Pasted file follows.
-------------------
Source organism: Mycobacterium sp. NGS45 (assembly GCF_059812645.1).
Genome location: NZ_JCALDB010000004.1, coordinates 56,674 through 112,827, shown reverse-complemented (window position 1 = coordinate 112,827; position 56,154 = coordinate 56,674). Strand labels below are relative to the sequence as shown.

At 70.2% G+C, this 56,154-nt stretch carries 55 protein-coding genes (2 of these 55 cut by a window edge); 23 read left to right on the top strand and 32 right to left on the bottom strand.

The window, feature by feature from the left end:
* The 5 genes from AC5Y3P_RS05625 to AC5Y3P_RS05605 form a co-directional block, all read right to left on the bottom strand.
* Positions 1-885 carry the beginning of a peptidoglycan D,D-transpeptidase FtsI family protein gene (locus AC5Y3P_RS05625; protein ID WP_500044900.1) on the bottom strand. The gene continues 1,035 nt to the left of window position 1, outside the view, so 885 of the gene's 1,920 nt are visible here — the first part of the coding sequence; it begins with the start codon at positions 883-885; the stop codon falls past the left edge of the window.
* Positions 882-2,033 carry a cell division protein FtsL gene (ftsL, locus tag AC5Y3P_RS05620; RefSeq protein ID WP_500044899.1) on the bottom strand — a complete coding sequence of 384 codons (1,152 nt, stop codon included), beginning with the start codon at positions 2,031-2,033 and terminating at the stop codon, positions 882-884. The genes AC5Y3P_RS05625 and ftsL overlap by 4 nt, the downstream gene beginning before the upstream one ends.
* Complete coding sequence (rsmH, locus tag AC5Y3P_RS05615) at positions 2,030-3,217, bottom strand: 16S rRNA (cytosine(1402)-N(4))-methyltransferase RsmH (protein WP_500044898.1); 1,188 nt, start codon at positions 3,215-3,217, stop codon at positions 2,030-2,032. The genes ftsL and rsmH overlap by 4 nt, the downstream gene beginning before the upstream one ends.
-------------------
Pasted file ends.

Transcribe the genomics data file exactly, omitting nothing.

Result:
Source organism: Mycobacterium sp. NGS45 (assembly GCF_059812645.1).
Genome location: NZ_JCALDB010000004.1, coordinates 56,674 through 112,827, shown reverse-complemented (window position 1 = coordinate 112,827; position 56,154 = coordinate 56,674). Strand labels below are relative to the sequence as shown.

At 70.2% G+C, this 56,154-nt stretch carries 55 protein-coding genes (2 of these 55 cut by a window edge); 23 read left to right on the top strand and 32 right to left on the bottom strand.

The window, feature by feature from the left end:
* The 5 genes from AC5Y3P_RS05625 to AC5Y3P_RS05605 form a co-directional block, all read right to left on the bottom strand.
* Positions 1-885 carry the beginning of a peptidoglycan D,D-transpeptidase FtsI family protein gene (locus AC5Y3P_RS05625; protein ID WP_500044900.1) on the bottom strand. The gene continues 1,035 nt to the left of window position 1, outside the view, so 885 of the gene's 1,920 nt are visible here — the first part of the coding sequence; it begins with the start codon at positions 883-885; the stop codon falls past the left edge of the window.
* Positions 882-2,033 carry a cell division protein FtsL gene (ftsL, locus tag AC5Y3P_RS05620; RefSeq protein ID WP_500044899.1) on the bottom strand — a complete coding sequence of 384 codons (1,152 nt, stop codon included), beginning with the start codon at positions 2,031-2,033 and terminating at the stop codon, positions 882-884. The genes AC5Y3P_RS05625 and ftsL overlap by 4 nt, the downstream gene beginning before the upstream one ends.
* Complete coding sequence (rsmH, locus tag AC5Y3P_RS05615) at positions 2,030-3,217, bottom strand: 16S rRNA (cytosine(1402)-N(4))-methyltransferase RsmH (protein WP_500044898.1); 1,188 nt, start codon at positions 3,215-3,217, stop codon at positions 2,030-2,032. The genes ftsL and rsmH overlap by 4 nt, the downstream gene beginning before the upstream one ends.